Saint Augustine and Saint Anselm. Saint Augustine (354-430) once portrayed existence as an ontological set of stairs leading to God. Augustine also foreshowed the Cartesian cogito—ie. cogito, ergo sum—ie. I think, therefore I exist. In helping to formulate Neoplatonism, Augustine converted Platonic philosophy into that which was acceptable to the Church. The ontological argument is an a priori argument for the existence of God—asserting that the conception of the perfect being implies the existence of that being outside the mind of man. The crux of the argument lies with the notion that a perfect being must necessarily exist for that being to be considered perfect—for otherwise the being would lack an essential component of perfection, namely existence. In other words, according to the argument, the very conceptualization of God directly leads to the conclusion of Her existence. The argument originated in the eleventh century with an Augustinian by the name of Saint Anselm (1033-1109). An Augustinian is a member of the Roman Catholic Church whose constitutions are based on the teachings of religious life as set forth by Saint Augustine. The Augustinian order allowed Anselm the latitude within the Church to authentically reexamine the notion of God.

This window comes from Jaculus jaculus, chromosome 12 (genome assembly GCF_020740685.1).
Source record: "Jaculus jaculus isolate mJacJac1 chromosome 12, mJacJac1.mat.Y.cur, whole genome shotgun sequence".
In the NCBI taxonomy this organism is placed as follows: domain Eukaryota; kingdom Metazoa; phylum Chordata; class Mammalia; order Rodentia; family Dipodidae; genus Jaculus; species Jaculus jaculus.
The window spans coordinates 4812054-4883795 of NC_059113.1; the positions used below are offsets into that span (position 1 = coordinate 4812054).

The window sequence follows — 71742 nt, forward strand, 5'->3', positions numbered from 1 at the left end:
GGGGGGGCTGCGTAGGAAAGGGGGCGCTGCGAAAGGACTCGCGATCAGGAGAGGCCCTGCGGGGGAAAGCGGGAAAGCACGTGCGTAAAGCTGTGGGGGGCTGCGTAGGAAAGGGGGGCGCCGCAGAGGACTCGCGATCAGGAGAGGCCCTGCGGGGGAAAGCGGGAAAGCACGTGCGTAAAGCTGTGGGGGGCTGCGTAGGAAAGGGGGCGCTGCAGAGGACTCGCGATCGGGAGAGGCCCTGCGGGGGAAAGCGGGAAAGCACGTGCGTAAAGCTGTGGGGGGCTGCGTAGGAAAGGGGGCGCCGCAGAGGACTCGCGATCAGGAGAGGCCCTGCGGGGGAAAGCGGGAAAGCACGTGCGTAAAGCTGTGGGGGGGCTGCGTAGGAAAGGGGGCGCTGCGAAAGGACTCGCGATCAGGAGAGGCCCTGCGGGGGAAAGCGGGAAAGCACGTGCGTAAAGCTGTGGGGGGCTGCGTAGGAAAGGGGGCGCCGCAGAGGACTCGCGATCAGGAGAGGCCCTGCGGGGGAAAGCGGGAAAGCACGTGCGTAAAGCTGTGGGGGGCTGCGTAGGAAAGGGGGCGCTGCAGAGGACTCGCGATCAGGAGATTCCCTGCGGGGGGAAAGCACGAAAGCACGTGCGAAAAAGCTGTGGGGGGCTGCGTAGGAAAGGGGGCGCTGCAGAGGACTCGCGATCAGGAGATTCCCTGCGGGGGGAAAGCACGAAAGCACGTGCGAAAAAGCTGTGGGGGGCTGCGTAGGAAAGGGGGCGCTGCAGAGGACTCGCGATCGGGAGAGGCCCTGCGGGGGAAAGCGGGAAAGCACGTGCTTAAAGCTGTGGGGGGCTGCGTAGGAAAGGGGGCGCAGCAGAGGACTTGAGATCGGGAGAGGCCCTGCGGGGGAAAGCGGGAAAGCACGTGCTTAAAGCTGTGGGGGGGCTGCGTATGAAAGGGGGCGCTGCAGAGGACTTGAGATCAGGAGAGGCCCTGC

Ockham and Pascal. The English monk William of Ockham (1285-1349) was one of the greatest thinkers of all time. He was known for his keen sense of logic and his enduring theological ideologies. Going entirely against the philosophy of his time, Ockham put forth his now famous principle of economy—which states the plurality of reasons should not be postulated without necessity. Or in other words, if all things are equal, the simplest theory tends to be the right one. Ockham employed his principle so frequently and with such purpose that it became known as Ockham’s razor. He claimed it is vain to do with more what can be done with less. And even today, Ockham’s razor still remains the very foundation of all truly authentic philosophic and scientific reasoning. The French mathematician and philosopher Blaise Pascal (1623-62) originated option theory with his famous wager regarding the questions of existence and ultimate nature of God. His argument came during the Renaissance in response to those unwilling to believe in God strictly on faith and authority. Pascal argued that living a simple life which seeks to understand God represents the option premium which then allows for the possibility of salvation should it turn out that God does exist.